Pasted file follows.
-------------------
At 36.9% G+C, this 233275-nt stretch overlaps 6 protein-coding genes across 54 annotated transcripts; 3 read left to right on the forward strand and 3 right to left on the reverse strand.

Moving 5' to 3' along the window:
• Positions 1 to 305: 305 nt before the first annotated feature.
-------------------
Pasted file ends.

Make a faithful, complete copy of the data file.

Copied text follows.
At 36.9% G+C, this 233275-nt stretch overlaps 6 protein-coding genes across 54 annotated transcripts; 3 read left to right on the forward strand and 3 right to left on the reverse strand.

Moving 5' to 3' along the window:
• Positions 1 to 305: 305 nt before the first annotated feature.